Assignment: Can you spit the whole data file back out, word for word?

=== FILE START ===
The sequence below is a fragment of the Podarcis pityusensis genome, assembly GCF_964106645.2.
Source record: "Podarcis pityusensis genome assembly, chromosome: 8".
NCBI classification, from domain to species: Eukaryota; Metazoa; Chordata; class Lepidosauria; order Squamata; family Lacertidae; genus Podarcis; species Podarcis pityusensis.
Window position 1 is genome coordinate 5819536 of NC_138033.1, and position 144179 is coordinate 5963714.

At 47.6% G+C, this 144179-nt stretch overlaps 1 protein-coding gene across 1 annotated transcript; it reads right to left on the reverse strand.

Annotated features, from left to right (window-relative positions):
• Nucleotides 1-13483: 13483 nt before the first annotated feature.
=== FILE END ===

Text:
The sequence below is a fragment of the Podarcis pityusensis genome, assembly GCF_964106645.2.
Source record: "Podarcis pityusensis genome assembly, chromosome: 8".
NCBI classification, from domain to species: Eukaryota; Metazoa; Chordata; class Lepidosauria; order Squamata; family Lacertidae; genus Podarcis; species Podarcis pityusensis.
Window position 1 is genome coordinate 5819536 of NC_138033.1, and position 144179 is coordinate 5963714.

At 47.6% G+C, this 144179-nt stretch overlaps 1 protein-coding gene across 1 annotated transcript; it reads right to left on the reverse strand.

Annotated features, from left to right (window-relative positions):
• Nucleotides 1-13483: 13483 nt before the first annotated feature.